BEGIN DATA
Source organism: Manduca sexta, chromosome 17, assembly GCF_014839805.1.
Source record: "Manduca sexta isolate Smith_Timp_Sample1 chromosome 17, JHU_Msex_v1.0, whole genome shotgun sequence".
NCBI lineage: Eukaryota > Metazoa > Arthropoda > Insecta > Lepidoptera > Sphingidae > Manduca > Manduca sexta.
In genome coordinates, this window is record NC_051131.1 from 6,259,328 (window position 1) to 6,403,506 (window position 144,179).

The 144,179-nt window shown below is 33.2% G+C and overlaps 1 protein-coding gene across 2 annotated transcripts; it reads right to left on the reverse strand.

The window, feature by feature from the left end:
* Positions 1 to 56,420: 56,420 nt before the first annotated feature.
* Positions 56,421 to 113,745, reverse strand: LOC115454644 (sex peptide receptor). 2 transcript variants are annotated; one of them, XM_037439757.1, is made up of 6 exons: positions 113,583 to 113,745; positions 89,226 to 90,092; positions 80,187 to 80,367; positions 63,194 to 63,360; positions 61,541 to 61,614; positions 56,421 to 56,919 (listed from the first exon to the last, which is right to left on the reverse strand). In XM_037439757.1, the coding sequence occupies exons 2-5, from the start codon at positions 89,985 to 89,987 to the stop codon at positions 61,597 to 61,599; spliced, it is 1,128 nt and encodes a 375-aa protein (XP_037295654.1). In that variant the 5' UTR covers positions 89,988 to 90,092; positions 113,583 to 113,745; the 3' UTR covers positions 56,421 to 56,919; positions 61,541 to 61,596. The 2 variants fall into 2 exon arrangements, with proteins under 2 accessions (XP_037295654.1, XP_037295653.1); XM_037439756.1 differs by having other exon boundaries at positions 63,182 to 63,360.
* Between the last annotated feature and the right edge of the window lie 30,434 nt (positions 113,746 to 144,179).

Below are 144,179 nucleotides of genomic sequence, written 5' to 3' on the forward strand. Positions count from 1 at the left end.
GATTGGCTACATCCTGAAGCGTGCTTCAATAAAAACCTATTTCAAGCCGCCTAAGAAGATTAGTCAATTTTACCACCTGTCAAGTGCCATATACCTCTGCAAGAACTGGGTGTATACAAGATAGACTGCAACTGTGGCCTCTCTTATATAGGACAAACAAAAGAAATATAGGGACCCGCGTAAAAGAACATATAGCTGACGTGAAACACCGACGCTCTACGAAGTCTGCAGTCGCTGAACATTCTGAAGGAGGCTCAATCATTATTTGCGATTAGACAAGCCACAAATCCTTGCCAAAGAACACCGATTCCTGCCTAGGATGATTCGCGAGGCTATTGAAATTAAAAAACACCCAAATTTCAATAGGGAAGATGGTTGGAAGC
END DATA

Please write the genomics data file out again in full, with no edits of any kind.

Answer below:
Source organism: Manduca sexta, chromosome 17, assembly GCF_014839805.1.
Source record: "Manduca sexta isolate Smith_Timp_Sample1 chromosome 17, JHU_Msex_v1.0, whole genome shotgun sequence".
NCBI lineage: Eukaryota > Metazoa > Arthropoda > Insecta > Lepidoptera > Sphingidae > Manduca > Manduca sexta.
In genome coordinates, this window is record NC_051131.1 from 6,259,328 (window position 1) to 6,403,506 (window position 144,179).

The 144,179-nt window shown below is 33.2% G+C and overlaps 1 protein-coding gene across 2 annotated transcripts; it reads right to left on the reverse strand.

The window, feature by feature from the left end:
* Positions 1 to 56,420: 56,420 nt before the first annotated feature.
* Positions 56,421 to 113,745, reverse strand: LOC115454644 (sex peptide receptor). 2 transcript variants are annotated; one of them, XM_037439757.1, is made up of 6 exons: positions 113,583 to 113,745; positions 89,226 to 90,092; positions 80,187 to 80,367; positions 63,194 to 63,360; positions 61,541 to 61,614; positions 56,421 to 56,919 (listed from the first exon to the last, which is right to left on the reverse strand). In XM_037439757.1, the coding sequence occupies exons 2-5, from the start codon at positions 89,985 to 89,987 to the stop codon at positions 61,597 to 61,599; spliced, it is 1,128 nt and encodes a 375-aa protein (XP_037295654.1). In that variant the 5' UTR covers positions 89,988 to 90,092; positions 113,583 to 113,745; the 3' UTR covers positions 56,421 to 56,919; positions 61,541 to 61,596. The 2 variants fall into 2 exon arrangements, with proteins under 2 accessions (XP_037295654.1, XP_037295653.1); XM_037439756.1 differs by having other exon boundaries at positions 63,182 to 63,360.
* Between the last annotated feature and the right edge of the window lie 30,434 nt (positions 113,746 to 144,179).

Below are 144,179 nucleotides of genomic sequence, written 5' to 3' on the forward strand. Positions count from 1 at the left end.
GATTGGCTACATCCTGAAGCGTGCTTCAATAAAAACCTATTTCAAGCCGCCTAAGAAGATTAGTCAATTTTACCACCTGTCAAGTGCCATATACCTCTGCAAGAACTGGGTGTATACAAGATAGACTGCAACTGTGGCCTCTCTTATATAGGACAAACAAAAGAAATATAGGGACCCGCGTAAAAGAACATATAGCTGACGTGAAACACCGACGCTCTACGAAGTCTGCAGTCGCTGAACATTCTGAAGGAGGCTCAATCATTATTTGCGATTAGACAAGCCACAAATCCTTGCCAAAGAACACCGATTCCTGCCTAGGATGATTCGCGAGGCTATTGAAATTAAAAAACACCCAAATTTCAATAGGGAAGATGGTTGGAAGC